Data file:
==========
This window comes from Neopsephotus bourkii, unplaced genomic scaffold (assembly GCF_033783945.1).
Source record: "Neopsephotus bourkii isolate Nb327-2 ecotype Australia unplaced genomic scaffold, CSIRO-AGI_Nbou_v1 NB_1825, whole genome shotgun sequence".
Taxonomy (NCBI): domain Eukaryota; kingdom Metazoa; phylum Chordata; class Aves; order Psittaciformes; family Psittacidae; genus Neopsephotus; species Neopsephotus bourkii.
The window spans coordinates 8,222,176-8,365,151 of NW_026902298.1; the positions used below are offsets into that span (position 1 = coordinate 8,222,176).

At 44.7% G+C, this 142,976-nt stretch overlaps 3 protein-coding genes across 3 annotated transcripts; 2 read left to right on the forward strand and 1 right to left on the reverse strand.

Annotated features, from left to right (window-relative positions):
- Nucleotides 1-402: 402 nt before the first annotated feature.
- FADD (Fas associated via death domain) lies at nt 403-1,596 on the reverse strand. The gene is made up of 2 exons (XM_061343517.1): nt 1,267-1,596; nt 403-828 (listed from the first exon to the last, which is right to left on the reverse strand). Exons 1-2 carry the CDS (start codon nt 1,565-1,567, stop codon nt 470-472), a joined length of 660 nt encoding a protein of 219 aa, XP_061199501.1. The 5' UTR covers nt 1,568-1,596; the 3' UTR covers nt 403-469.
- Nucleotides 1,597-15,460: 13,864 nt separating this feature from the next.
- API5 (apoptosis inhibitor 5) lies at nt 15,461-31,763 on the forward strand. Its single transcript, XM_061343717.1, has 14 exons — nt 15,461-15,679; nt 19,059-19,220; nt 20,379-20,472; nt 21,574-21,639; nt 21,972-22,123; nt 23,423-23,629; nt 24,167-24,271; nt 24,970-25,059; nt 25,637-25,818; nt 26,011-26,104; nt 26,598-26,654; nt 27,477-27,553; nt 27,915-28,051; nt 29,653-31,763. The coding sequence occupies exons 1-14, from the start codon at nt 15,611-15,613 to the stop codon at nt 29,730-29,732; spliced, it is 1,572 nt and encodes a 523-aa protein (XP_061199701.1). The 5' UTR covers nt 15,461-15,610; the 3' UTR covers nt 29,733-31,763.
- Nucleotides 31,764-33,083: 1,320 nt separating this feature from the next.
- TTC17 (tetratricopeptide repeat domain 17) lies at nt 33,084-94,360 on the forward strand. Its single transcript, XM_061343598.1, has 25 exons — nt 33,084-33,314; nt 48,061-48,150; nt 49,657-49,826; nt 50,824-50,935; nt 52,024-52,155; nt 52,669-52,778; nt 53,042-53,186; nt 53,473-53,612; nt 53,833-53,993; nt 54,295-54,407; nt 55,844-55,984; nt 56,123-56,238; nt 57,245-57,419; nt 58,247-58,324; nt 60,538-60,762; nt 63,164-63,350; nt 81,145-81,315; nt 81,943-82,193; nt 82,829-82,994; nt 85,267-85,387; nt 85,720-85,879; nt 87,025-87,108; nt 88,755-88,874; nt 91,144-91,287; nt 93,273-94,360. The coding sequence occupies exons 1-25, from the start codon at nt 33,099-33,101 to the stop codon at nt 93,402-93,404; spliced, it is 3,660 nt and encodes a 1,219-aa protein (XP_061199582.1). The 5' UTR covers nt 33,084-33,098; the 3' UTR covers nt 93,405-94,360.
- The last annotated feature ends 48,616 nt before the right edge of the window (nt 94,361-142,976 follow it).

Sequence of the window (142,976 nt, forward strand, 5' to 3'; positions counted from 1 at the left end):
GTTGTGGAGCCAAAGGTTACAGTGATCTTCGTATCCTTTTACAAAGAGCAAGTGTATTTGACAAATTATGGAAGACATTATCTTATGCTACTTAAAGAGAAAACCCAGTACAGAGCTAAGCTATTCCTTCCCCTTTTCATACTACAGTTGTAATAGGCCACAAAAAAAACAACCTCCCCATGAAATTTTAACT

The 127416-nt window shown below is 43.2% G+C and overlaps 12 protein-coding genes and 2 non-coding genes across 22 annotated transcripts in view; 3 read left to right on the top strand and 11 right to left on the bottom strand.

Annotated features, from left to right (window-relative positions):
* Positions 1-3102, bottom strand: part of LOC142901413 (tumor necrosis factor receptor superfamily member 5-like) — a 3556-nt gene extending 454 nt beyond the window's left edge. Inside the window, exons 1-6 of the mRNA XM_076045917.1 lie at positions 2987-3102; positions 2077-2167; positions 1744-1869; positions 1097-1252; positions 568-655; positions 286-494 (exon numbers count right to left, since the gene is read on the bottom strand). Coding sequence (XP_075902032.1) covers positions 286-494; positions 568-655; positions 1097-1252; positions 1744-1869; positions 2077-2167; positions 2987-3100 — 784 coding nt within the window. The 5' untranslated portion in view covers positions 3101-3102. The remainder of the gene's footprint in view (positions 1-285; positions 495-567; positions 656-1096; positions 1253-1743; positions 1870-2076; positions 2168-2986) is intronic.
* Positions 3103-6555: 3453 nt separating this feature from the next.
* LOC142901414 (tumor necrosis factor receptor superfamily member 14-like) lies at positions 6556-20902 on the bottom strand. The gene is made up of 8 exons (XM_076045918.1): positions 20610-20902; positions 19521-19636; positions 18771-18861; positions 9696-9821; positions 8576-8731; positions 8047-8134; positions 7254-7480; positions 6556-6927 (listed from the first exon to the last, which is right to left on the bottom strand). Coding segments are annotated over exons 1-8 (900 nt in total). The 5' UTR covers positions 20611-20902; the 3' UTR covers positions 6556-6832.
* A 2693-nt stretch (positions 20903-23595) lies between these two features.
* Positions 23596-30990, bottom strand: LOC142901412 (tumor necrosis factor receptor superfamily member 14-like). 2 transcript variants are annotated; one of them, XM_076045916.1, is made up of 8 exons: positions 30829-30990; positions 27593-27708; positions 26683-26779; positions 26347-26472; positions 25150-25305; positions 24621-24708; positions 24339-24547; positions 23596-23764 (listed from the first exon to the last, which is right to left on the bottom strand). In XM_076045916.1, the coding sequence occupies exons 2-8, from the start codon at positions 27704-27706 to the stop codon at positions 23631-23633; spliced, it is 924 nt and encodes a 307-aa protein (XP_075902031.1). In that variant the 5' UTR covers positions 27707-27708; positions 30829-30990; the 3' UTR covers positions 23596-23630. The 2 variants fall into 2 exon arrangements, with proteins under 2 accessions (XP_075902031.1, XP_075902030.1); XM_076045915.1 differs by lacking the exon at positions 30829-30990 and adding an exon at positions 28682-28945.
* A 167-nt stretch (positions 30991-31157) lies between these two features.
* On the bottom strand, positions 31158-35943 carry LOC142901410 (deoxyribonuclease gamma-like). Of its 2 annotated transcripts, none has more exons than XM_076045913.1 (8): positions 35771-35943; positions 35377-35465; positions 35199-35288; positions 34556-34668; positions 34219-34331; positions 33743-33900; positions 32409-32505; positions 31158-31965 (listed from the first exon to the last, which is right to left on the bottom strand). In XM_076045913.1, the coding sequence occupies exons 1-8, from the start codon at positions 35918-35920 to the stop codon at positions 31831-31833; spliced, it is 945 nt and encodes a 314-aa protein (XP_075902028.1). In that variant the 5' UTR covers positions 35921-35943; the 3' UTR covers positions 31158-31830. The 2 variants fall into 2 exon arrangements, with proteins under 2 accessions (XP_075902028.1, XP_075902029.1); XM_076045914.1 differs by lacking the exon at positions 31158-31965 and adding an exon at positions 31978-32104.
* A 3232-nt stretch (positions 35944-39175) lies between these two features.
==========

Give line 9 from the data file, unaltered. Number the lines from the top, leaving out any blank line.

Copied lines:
- Nucleotides 1,597-15,460: 13,864 nt separating this feature from the next.